MacOS App Contents

Hello, I am working on a GTK app build for MacOS, that while it initialises some things on start up , shows a splash screen. For that splash screen I have used a png file, that I just moved into the project folder and referenced it so far without any “file-structure”…

img := gtk.NewImageFromFile("Morti.png")

This works fine with go run Morti.go and go build Morti.go - ./Morti,
but when i create the app with:

mkdir -p
go build -o

The png is not located and does not show. How can i solve this ?

You can use os.Args[0] which always is the path relative or absolute to the executing file and then use filepath.Dir to get folder and go from there.

1 Like

That works, so anybody who has the same problem, here is how you find files in the contents folder of your golang “app”. Thank you Johan !

img := gtk.NewImageFromFile(imgpath)

@Locust that won’t work as soon as your application is properly installed and lives in the PATH.

Your best option is to adhere to the “file system hirarchy” standard as described.

@NobbZ I just compiled the app and moved it onto another mac in the network with no problems. What do you mean by properly installed in the path??

Well, as soon as you build and distribute the application in a way, that you do not need to qualify the binary path anymore (eg. beeing able to start it using foo rather than ./foo), then your current approach wont work anymore.

Now I understand your concern. But like I said, it is a MacOS “app” not a single binary. The app is distributed in a packed dmg file. On installation it gets copied to the users application folder and is launched via double click only. Any MacOS app is basically just a link to the binary and a hidden folder “contents” with the binary and resources like icons etc. In my case it consists apart from the binary and icon also of a splash screen image.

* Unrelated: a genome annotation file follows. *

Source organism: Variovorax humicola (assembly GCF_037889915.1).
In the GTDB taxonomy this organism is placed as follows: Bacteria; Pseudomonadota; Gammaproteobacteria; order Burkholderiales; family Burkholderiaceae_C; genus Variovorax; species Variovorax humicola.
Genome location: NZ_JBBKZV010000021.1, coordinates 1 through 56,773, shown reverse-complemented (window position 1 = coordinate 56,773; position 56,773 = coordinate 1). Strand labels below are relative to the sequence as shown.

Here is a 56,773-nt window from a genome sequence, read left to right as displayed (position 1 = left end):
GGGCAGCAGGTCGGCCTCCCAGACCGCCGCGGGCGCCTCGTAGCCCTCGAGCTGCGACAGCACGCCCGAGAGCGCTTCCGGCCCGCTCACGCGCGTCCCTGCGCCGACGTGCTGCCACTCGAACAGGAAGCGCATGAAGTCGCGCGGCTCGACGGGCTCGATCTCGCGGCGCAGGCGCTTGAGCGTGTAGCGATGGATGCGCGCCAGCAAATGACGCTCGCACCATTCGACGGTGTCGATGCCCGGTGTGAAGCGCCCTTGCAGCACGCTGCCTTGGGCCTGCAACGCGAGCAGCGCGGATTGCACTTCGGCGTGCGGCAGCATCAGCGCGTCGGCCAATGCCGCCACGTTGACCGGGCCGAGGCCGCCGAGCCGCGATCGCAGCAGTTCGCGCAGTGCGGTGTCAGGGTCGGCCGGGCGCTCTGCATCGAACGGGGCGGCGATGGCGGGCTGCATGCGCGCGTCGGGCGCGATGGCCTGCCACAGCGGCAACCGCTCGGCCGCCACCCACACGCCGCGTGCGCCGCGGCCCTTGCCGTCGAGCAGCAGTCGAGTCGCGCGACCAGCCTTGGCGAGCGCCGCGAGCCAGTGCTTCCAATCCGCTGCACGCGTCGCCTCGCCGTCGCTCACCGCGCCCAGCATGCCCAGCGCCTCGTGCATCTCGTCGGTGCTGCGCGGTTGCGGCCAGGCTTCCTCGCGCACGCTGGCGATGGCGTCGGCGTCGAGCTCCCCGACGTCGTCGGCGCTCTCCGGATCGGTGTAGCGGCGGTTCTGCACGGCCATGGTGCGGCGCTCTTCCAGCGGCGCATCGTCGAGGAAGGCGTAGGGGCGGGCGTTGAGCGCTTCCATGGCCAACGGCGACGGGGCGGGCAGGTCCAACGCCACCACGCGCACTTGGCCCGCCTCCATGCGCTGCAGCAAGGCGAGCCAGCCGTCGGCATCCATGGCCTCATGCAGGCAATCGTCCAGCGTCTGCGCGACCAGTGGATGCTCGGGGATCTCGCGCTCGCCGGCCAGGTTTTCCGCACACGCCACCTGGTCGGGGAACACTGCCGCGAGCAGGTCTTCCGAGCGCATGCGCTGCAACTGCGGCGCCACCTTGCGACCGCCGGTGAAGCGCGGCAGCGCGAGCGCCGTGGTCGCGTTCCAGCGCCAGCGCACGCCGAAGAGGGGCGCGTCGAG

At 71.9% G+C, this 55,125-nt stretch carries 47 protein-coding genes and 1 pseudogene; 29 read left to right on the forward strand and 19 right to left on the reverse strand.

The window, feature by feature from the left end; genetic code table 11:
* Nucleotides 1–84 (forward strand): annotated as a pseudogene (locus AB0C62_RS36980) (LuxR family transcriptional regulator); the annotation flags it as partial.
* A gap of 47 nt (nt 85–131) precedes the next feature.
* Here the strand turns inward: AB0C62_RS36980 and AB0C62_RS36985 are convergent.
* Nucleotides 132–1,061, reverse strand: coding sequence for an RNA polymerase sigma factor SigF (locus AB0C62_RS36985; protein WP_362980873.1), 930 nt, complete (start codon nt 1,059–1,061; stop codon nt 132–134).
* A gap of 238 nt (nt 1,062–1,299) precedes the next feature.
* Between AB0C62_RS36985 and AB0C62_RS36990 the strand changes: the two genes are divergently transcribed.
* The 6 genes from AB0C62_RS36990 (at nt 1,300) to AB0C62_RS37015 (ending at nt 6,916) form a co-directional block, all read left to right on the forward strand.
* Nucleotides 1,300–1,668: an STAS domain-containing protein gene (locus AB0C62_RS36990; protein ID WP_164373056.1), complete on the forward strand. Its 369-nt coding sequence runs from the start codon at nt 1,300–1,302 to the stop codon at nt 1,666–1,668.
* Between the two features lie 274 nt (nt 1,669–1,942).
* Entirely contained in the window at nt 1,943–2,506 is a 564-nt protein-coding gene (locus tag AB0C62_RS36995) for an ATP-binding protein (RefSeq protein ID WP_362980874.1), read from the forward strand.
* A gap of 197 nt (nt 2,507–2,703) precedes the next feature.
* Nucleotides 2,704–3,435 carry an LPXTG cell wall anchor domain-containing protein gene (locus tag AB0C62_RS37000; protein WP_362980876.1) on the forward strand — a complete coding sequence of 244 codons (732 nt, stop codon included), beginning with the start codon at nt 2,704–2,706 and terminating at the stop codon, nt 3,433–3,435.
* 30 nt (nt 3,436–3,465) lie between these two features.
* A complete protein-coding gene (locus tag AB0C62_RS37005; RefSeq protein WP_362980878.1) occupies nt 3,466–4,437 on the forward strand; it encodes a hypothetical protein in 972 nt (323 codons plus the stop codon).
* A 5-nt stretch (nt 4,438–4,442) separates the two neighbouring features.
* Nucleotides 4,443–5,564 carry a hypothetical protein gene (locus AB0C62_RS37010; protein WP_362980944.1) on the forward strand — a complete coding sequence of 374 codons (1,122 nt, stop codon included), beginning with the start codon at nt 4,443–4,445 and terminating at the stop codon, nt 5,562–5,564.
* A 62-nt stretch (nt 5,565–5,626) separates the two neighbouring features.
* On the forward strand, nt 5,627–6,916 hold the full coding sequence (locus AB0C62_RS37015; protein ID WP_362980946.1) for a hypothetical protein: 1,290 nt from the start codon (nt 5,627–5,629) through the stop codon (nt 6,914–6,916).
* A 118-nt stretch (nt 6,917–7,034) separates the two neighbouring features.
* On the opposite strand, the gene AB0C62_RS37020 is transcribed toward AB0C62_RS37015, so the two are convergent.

Okay… Basically naming the packages d(a)m(a)g(e) tells me everything I need to know about Mac OS :wink:

Feels a weird way if distribution, but if that’s the way to go, then that’s the way to go… Even Microsoft started to discourage relying on the fact that you can infer the data dir from the binaries place in the filesystem…

A good practice to run your programs on various operating systems and from various locations is to use something like this:

path, err := filepath.Abs(filepath.Dir(os.Args[0]))
if err != nil {
imgpath = filepath.Join(path, "Image.png")

Use join which care about slash (or backslash). path variable can be global and will be the reference for your program files.

1 Like

This topic was automatically closed 90 days after the last reply. New replies are no longer allowed.